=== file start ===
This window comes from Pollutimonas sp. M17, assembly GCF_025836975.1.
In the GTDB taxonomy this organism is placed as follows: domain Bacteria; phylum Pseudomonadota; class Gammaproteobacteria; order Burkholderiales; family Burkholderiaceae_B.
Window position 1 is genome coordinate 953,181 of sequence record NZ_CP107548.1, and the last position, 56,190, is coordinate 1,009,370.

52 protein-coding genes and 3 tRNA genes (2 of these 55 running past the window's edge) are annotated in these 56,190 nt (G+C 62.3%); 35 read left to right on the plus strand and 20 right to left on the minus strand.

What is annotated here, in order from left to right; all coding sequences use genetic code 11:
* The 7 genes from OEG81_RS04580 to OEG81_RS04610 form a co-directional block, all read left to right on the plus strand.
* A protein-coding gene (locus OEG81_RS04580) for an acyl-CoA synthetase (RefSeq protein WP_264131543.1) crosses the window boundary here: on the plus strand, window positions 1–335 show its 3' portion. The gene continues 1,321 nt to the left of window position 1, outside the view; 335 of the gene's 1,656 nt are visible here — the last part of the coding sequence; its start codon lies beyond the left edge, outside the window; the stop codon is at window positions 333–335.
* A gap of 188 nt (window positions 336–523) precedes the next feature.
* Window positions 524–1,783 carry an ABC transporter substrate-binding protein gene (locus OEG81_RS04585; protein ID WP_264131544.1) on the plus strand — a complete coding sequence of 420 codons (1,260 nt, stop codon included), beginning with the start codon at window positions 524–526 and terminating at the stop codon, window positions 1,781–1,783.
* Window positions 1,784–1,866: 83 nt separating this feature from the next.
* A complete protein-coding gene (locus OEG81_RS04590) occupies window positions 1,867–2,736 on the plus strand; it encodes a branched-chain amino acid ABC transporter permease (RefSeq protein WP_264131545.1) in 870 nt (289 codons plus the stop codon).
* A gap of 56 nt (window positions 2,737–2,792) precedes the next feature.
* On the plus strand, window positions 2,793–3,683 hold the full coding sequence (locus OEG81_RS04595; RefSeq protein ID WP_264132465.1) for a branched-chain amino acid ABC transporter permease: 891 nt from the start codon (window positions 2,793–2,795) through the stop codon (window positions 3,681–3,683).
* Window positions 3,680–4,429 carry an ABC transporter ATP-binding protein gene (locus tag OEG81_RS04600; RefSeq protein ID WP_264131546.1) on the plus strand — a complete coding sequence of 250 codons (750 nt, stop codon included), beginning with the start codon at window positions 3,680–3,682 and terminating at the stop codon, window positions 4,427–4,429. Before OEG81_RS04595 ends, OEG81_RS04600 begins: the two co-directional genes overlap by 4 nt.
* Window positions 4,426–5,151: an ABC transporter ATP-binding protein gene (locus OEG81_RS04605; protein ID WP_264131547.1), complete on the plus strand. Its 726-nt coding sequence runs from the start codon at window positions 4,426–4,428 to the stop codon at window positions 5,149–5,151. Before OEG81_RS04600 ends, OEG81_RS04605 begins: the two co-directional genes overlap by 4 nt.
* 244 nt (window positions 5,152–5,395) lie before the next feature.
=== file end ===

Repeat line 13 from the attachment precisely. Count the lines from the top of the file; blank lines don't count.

* On the plus strand, window positions 2,793–3,683 hold the full coding sequence (locus OEG81_RS04595; RefSeq protein ID WP_264132465.1) for a branched-chain amino acid ABC transporter permease: 891 nt from the start codon (window positions 2,793–2,795) through the stop codon (window positions 3,681–3,683).